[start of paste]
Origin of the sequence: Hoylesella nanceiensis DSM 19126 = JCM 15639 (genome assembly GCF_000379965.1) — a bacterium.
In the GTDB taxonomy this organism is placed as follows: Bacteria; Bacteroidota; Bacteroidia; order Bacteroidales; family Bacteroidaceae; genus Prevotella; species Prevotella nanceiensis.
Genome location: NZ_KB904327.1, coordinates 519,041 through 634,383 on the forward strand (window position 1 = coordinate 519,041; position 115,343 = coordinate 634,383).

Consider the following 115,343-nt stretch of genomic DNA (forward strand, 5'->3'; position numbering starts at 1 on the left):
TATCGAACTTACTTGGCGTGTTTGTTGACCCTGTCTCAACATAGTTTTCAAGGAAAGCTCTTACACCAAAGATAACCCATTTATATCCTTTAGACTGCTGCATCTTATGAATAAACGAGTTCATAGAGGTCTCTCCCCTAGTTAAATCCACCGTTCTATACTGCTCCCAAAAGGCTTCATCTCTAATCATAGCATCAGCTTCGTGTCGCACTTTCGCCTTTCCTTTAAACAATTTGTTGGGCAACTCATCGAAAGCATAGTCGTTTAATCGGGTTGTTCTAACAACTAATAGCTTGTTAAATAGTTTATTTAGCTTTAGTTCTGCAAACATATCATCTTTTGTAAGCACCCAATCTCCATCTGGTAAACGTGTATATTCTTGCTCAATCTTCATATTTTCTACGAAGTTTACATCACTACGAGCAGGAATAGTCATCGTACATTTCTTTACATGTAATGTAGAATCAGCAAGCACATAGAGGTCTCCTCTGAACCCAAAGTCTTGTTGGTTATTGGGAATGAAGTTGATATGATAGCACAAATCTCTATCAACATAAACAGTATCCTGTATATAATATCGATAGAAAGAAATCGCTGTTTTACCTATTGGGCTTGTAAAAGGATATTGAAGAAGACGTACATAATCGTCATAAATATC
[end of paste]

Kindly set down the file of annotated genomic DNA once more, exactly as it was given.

Origin of the sequence: Hoylesella nanceiensis DSM 19126 = JCM 15639 (genome assembly GCF_000379965.1) — a bacterium.
In the GTDB taxonomy this organism is placed as follows: Bacteria; Bacteroidota; Bacteroidia; order Bacteroidales; family Bacteroidaceae; genus Prevotella; species Prevotella nanceiensis.
Genome location: NZ_KB904327.1, coordinates 519,041 through 634,383 on the forward strand (window position 1 = coordinate 519,041; position 115,343 = coordinate 634,383).

Consider the following 115,343-nt stretch of genomic DNA (forward strand, 5'->3'; position numbering starts at 1 on the left):
TATCGAACTTACTTGGCGTGTTTGTTGACCCTGTCTCAACATAGTTTTCAAGGAAAGCTCTTACACCAAAGATAACCCATTTATATCCTTTAGACTGCTGCATCTTATGAATAAACGAGTTCATAGAGGTCTCTCCCCTAGTTAAATCCACCGTTCTATACTGCTCCCAAAAGGCTTCATCTCTAATCATAGCATCAGCTTCGTGTCGCACTTTCGCCTTTCCTTTAAACAATTTGTTGGGCAACTCATCGAAAGCATAGTCGTTTAATCGGGTTGTTCTAACAACTAATAGCTTGTTAAATAGTTTATTTAGCTTTAGTTCTGCAAACATATCATCTTTTGTAAGCACCCAATCTCCATCTGGTAAACGTGTATATTCTTGCTCAATCTTCATATTTTCTACGAAGTTTACATCACTACGAGCAGGAATAGTCATCGTACATTTCTTTACATGTAATGTAGAATCAGCAAGCACATAGAGGTCTCCTCTGAACCCAAAGTCTTGTTGGTTATTGGGAATGAAGTTGATATGATAGCACAAATCTCTATCAACATAAACAGTATCCTGTATATAATATCGATAGAAAGAAATCGCTGTTTTACCTATTGGGCTTGTAAAAGGATATTGAAGAAGACGTACATAATCGTCATAAATATC